John 9:1 As Jesus was walking along, he saw a man who had been blind from birth. 2 “Rabbi,” his disciples asked him, “why was this man born blind? Was it because of his own sins or his parents’ sins?” 3 “It was not because of his sins or his parents’ sins,” Jesus answered. “This happened so the power of God could be seen in him.4 We must quickly carry out the tasks assigned us by the one who sent us. The night is coming, and then no one can work.5 But while I am here in the world, I am the light of the world.” NLT
Real life is less than a perfect display place but
The purpose of Jesus was not limited by “dis-ability”
“so the power of God could be seen.”
“But while I am here in the world, I am the light of the world”
“You are the light of the world.
—like a city on a hilltop that cannot be hidden…
so that everyone will praise your heavenly Father.”a
Hebrews 11:1 Now faith is confidence in what we hope for and assurance about what we do not see. 2 This is what the ancients were commended for…13 All these people were still living by faith when they died. They did not receive the things promised; they only saw them and welcomed them from a distance, admitting that they were foreigners and strangers on earth. NIV
Hebrews 11 is called the “By Faith” chapter. Twenty one times it uses that phrase to show the human side of the real life of notable “ancients” elsewhere in the Bible. The intersection of living by faith and the evidence of real life circumstance was just as mysterious for them as it is for me today as a new widow but they were commended for living “by faith.” Oswald Chambers said “Believe God is always the God you know Him to be when you are nearest to Him” so…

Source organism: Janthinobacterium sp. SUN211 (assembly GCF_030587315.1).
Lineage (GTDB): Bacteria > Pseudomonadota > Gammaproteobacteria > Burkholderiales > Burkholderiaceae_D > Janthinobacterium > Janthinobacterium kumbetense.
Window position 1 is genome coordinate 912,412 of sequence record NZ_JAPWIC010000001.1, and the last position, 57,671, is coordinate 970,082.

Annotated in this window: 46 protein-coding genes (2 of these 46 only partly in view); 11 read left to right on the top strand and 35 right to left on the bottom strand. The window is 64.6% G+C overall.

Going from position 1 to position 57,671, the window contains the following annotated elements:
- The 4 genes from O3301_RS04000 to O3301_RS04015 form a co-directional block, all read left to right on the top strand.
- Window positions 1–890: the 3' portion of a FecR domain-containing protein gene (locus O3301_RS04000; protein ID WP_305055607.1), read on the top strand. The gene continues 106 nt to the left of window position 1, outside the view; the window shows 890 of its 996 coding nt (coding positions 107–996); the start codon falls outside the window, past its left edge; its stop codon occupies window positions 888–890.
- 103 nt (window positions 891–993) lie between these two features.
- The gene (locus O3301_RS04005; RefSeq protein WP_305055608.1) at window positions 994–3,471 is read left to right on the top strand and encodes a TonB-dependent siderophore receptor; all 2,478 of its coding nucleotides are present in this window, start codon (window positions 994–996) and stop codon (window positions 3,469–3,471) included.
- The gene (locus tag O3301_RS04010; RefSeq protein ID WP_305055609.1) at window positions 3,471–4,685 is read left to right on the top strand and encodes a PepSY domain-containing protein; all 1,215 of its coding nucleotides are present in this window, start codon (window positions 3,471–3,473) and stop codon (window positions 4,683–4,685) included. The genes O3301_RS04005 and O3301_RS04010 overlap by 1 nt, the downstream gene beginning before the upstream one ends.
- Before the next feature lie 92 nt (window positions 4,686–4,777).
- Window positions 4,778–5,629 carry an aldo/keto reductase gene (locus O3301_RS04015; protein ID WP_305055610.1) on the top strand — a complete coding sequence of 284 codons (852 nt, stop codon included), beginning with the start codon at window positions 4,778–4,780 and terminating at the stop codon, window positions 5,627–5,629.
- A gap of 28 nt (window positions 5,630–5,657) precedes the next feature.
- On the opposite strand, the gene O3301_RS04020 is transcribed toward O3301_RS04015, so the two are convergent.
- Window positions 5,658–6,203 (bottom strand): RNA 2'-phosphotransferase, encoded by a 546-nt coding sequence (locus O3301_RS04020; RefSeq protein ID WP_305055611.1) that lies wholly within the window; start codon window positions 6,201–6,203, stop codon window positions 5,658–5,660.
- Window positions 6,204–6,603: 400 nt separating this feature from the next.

I will live by faith believing life is different, but still good
I will live by faith that what I can’t control does not mean I am helpless
I will live by faith that redeems without me knowing all the details
I will live by faith in yet undiscovered reserves of strength
I will “live” by faith that Jesus is nearest to me right now
15 When they had finished eating, Jesus said to Simon Peter, “Simon son of John, do you love me more than these?” “Yes, Lord,” he said, “you know that I love you.” Jesus said, “Feed my lambs.”
16 Again Jesus said, “Simon son of John, do you love me?” He answered, “Yes, Lord, you know that I love you.” Jesus said, “Take care of my sheep.”
17 The third time he said to him, “Simon son of John, do you love me?” Peter was hurt because Jesus asked him the third time, “Do you love me?” He said, “Lord, you know all things; you know that I love you.”Jesus said, “Feed my sheep. Real life has provided me an opportunity to remember how wide the separation between what I believe and what my response to circumstances can be. Today I feel like Peter, sputtering my assurances to justify my lack of strength, peace and joy even at the same time I’m convinced of my own repentance. It’s a mystery isn’t it?
Even a life of faith and absolute commitment has moments when facing your own brokenness is a harsh reality. I’ve read these verses countless times before but today Peter’s attempt to reassure Jesus of his love has become more real because it seems like mine too. “Lord, you know all things; you know that I love you.”
Simon Peter knew the harsh reality of his brokenness. The intensity of his words is almost tangible as he responds to Jesus taking him through that progression of the same question over and over; “do you love me?” Jesus could just as easily have said “I forgive you.” Peter would have expected that forgiveness, and been comforted…but Jesus had something more to give Peter during that early morning confrontation of vows and responses. There was one thing that would ultimately forgive Peter’s lack of strength, comfort his loss of peace and restore his joy too.
Jesus’s gave Peter His trust!
…knowing Peter would complete his vows of love and
“feed my lambs…take care of my sheep…feed my sheep.”